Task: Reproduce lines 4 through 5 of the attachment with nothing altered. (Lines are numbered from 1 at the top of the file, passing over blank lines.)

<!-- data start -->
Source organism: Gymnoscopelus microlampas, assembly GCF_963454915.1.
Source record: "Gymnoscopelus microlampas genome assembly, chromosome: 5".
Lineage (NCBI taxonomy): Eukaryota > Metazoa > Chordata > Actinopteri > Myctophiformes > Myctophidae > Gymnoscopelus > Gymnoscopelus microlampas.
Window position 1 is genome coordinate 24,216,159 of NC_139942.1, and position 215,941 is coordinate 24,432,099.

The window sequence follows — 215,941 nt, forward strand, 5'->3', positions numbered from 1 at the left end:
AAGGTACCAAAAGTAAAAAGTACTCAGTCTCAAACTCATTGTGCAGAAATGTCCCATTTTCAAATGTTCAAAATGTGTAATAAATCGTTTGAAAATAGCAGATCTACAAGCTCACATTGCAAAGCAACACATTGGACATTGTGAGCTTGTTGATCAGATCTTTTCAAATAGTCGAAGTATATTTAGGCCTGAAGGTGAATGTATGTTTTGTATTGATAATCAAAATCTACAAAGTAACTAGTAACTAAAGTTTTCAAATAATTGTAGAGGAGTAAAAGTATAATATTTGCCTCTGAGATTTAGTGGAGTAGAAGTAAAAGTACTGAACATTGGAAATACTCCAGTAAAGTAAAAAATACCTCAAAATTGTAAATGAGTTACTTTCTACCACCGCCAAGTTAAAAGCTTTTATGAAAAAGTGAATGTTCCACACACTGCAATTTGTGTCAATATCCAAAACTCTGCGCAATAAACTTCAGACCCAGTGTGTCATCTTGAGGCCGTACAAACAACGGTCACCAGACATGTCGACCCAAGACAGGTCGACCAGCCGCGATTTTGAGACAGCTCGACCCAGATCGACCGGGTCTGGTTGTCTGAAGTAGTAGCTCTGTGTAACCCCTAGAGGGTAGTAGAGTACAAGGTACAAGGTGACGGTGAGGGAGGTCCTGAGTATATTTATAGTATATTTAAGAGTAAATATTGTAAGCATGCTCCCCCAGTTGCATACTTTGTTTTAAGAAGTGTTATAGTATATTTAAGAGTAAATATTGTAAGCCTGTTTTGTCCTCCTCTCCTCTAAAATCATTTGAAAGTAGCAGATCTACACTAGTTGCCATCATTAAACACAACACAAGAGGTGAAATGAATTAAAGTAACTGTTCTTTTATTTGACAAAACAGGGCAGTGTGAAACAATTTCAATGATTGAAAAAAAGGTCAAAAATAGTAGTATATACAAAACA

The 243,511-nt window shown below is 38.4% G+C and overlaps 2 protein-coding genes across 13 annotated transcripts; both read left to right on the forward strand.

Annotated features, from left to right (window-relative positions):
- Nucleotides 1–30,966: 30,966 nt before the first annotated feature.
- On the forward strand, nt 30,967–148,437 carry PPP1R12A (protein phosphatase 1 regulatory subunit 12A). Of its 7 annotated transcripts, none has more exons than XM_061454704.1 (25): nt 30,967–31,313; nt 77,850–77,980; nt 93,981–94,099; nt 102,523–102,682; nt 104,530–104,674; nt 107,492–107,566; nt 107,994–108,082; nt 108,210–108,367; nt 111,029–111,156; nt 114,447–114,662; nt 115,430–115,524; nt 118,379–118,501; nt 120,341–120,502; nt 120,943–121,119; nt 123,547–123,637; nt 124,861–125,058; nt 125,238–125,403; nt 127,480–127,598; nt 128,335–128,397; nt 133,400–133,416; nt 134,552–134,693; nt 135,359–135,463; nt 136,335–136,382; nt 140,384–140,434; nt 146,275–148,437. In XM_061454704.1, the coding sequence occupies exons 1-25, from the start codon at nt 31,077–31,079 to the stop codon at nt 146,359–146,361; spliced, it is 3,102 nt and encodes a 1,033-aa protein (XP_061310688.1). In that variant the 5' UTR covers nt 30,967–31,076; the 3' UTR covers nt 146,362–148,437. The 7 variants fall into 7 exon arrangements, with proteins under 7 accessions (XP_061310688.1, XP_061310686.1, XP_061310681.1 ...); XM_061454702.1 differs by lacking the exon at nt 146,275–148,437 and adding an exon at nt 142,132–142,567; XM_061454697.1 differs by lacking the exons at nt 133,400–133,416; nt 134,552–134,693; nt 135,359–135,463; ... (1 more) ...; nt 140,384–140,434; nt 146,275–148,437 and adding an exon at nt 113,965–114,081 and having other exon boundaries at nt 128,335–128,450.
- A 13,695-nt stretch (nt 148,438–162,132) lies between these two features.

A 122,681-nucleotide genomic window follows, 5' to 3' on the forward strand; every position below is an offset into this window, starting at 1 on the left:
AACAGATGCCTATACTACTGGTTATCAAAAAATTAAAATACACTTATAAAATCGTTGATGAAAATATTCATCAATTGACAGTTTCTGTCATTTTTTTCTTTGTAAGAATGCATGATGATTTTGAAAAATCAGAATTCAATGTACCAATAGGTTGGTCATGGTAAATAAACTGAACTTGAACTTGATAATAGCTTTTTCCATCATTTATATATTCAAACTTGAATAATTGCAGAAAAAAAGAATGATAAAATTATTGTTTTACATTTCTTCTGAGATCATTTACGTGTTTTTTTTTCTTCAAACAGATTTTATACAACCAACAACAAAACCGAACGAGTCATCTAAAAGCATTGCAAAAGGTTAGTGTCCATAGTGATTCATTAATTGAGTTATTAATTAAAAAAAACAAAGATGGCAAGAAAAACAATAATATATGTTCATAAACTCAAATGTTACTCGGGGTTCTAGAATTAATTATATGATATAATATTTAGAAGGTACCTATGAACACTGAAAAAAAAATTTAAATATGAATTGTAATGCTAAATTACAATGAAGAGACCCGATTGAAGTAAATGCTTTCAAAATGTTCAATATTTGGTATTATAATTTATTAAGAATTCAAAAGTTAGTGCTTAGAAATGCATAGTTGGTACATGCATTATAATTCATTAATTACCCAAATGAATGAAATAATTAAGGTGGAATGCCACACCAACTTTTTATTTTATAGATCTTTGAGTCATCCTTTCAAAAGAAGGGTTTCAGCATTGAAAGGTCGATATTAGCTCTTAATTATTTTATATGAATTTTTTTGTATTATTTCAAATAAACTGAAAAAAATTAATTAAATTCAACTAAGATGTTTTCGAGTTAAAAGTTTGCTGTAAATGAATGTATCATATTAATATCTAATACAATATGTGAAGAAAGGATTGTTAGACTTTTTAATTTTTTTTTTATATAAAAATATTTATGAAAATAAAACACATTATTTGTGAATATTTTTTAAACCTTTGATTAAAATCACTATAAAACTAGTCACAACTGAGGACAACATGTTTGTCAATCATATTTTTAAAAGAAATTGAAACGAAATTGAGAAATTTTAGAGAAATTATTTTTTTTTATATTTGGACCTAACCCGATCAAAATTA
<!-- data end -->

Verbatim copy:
Window position 1 is genome coordinate 24,216,159 of NC_139942.1, and position 215,941 is coordinate 24,432,099.

The window sequence follows — 215,941 nt, forward strand, 5'->3', positions numbered from 1 at the left end: